Religious groups in Israel keep to themselves when it comes to marriages and friendships
Israelis are a religiously diverse people who live in close proximity to one another. But when it comes to marriage, they rarely cross religious lines – not only between Judaism, Islam and Christianity, for example, but also across the country’s four major categories of Jewish identity.
These major social fractures in Israeli society also are apparent in people’s friendships, which in most cases also stay within religious groups. Ultra-Orthodox (Haredi) Jews and secular (Hiloni) Jews not only have mostly Jewish friends, but those friends are overwhelmingly within their own segments of Jewish society, according to a Pew Research Center survey that examined the views of 5,601 Israelis.
Civil marriages of any kind, as well as religious intermarriages, cannot be performed in Israel, although civil marriages that take place outside the country are legally recognized. All marriages in Israel — whether Jewish, Muslim, Christian or Druze — are conducted within religious courts and according to religious law. It is not surprising, then, that intermarriage is rare and that nearly all Israelis who are married or living with a partner say their spouse or partner shares their religion. Among Muslims, Christians and Druze, only about 1% of married or cohabitating adults say their spouse has a different religion (or no religion), and roughly 2% of Jews report that their partner is not Jewish.
Among Jews, the tendency is also to marry someone from the same Jewish subgroup. Almost all married ultra-Orthodox Jews (95%) and married or cohabiting secular Jews (93%) say their spouse or partner is from the same group. Masorti (“traditional”) Jews, who often show moderate levels of religious observance, are somewhat more likely to marry outside their subgroup. Roughly one-third of Masortim say their Jewish spouses or partners are not Masortim. Similar to Masortiim, Dati (“religious”) Jews intermarriage is more common among the ultra-Orthodox or secular. One-in-five Datiim say their spouse or partner belongs to another Jewish subgroup, including 10% who are married to a Masorti spouse.
Discomfort with the idea of a child marrying outside one’s own religious circle is widespread among Israelis. Nearly all Jews (97%) say they would not be comfortable with their child marrying a Muslim, and 89% say this about a child marrying a Christian. Among Muslims, 82% say they would be uncomfortable with a child marrying a Jew, and 75% say the same about a child marrying a Christian. Christians and Druze also are strongly opposed to religious intermarriage.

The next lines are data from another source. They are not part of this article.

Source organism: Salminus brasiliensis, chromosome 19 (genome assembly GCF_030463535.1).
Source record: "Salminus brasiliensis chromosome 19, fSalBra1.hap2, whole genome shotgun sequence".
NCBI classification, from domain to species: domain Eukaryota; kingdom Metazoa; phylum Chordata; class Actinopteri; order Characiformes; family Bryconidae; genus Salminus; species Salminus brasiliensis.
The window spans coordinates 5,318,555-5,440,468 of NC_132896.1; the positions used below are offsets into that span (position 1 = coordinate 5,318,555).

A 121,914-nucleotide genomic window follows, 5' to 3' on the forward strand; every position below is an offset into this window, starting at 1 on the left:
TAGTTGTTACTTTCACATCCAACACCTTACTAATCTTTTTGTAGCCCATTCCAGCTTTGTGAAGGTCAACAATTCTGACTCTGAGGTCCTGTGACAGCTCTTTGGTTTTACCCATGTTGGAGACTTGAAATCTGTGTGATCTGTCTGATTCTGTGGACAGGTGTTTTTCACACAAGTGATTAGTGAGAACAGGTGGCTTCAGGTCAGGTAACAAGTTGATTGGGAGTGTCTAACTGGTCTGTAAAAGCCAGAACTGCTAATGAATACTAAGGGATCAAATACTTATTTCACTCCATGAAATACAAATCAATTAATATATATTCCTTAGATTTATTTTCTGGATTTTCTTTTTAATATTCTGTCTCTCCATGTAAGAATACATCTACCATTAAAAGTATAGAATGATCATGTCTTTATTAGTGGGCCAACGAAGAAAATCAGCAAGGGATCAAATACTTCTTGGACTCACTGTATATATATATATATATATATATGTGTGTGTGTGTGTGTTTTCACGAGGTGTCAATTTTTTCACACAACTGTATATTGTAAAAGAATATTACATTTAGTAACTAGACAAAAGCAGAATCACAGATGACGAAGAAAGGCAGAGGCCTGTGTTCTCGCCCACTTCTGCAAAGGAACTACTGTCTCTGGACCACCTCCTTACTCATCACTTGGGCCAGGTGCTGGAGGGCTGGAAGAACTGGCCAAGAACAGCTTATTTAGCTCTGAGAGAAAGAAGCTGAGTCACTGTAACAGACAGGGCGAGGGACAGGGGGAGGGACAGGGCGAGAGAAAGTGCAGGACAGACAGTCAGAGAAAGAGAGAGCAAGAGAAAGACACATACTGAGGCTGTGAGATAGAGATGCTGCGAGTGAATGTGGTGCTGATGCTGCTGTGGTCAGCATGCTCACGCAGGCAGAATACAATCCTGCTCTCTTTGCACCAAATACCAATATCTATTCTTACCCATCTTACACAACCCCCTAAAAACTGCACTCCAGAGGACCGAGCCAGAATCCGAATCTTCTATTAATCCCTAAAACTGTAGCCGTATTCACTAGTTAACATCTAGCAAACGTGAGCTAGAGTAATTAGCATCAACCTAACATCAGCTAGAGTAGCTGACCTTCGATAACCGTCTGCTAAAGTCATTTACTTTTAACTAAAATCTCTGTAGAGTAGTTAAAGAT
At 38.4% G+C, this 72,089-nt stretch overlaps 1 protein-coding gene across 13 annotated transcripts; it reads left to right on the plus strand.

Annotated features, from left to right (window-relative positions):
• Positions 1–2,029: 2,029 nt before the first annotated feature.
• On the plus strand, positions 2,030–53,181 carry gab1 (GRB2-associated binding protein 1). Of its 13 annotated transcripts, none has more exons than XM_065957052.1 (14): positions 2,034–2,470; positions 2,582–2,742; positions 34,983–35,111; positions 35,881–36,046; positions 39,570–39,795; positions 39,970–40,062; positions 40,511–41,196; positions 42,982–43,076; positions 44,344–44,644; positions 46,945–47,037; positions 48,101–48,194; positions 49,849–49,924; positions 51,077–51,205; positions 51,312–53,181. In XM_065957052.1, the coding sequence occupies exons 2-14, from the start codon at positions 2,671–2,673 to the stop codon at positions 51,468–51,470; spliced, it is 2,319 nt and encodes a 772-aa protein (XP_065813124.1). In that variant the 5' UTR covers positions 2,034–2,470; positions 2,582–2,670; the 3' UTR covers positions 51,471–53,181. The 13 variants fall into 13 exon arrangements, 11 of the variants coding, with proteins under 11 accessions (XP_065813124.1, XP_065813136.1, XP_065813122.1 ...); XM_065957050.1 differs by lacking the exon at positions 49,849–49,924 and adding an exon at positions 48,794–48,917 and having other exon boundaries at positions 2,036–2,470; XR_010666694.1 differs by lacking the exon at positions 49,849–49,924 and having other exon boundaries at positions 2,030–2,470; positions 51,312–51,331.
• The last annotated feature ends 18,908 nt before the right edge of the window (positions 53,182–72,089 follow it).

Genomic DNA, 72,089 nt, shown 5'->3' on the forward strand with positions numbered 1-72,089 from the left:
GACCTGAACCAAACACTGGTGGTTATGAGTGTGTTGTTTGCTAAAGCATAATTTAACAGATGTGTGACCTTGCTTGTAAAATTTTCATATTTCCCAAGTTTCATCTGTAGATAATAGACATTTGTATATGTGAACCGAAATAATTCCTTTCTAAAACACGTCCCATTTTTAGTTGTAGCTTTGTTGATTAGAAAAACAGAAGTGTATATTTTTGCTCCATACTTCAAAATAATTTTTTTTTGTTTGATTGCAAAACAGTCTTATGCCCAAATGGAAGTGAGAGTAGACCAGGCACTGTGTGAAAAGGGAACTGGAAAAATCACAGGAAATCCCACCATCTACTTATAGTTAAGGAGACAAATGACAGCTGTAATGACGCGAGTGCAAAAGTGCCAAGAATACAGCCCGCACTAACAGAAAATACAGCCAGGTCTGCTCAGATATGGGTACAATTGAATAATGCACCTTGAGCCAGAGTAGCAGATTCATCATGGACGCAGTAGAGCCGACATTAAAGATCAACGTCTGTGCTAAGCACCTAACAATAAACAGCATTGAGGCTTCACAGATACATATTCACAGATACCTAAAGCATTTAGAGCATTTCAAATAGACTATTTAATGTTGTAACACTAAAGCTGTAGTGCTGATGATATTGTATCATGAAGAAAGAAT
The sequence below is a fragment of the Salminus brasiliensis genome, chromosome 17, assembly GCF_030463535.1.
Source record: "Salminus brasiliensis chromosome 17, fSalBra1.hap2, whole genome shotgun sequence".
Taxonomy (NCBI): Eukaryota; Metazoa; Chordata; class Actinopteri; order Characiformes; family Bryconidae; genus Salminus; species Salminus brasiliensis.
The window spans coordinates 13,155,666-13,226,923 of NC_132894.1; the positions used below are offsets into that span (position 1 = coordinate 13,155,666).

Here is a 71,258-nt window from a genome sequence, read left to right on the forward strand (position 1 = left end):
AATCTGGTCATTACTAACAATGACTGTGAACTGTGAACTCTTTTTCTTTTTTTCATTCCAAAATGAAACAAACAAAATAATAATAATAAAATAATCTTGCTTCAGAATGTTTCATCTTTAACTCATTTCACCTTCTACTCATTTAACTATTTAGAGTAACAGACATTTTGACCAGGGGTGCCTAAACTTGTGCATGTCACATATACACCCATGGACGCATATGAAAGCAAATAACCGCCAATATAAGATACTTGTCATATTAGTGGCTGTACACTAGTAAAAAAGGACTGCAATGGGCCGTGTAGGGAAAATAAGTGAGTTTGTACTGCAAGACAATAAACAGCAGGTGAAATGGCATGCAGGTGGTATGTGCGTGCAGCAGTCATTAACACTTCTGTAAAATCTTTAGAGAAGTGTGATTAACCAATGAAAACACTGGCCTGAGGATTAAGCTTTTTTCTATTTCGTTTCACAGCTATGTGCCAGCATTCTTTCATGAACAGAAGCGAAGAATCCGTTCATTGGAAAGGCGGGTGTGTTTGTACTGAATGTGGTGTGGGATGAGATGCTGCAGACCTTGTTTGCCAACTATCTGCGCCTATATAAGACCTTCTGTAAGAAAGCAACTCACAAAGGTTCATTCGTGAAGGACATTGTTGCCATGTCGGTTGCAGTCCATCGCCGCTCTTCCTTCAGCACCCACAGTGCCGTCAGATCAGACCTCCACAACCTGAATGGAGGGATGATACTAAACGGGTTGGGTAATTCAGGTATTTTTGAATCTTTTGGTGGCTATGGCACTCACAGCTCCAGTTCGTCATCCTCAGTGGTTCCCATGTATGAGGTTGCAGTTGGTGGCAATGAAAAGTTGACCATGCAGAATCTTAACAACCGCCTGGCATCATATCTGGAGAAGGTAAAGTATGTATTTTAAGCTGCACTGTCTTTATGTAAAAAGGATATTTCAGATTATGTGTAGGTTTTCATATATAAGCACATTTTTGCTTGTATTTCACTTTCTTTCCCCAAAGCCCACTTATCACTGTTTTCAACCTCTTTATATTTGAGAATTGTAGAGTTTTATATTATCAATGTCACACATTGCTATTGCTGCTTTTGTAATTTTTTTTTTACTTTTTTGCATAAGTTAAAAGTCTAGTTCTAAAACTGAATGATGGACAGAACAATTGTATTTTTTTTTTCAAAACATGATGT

This discomfort with interreligious marriage also exists when it comes to intermarriage among Jewish subgroups. For example, 93% of secular Jews say they are uncomfortable with the idea that a child of theirs might marry an ultra-Orthodox Jew and 95% of utra-Orthodox Jews say the same about one of their children marrying a secular Jew. Eight-in-ten secular Jews and 99% of ultra-Orthodox Jews would oppose their child marrying a Christian.
If friendship is viewed as a step that could lead to marriage, it is easy to see why most Israelis say they oppose intermarriage. The vast majority of Jews (98%), Muslims (85%), Christians (86%) and Druze (83%) say that all or most of their close friends belong to their own religious community. Perhaps in part because they make up small percentages of Israel’s population, Muslims, Christians and Druze are more likely than Jews to say at least some of their close friends are from another group.
Among Jews, those living at the far ends of the religious spectrum inhabit two largely separate social worlds. Nine-in-ten secular Jews (90%) say all or most of their friends are also secular, and a similar share of ultra-Orthodox Jews (89%) say all or most of their friends are ultra-Orthodox. And a large majority among Dati Jews (72%) say all or most of their friends are among the Datiim.
Masortim, who occupy the middle ground between the ultra-Orthodox and the secular, are the most likely of the Jewish subgroups to have close friends from other Jewish subgroups. Only about half (48%) report that all or most of their friends also are Masortim.
Caryle Murphy is a senior writer/editor focusing on religion at Pew Research Center.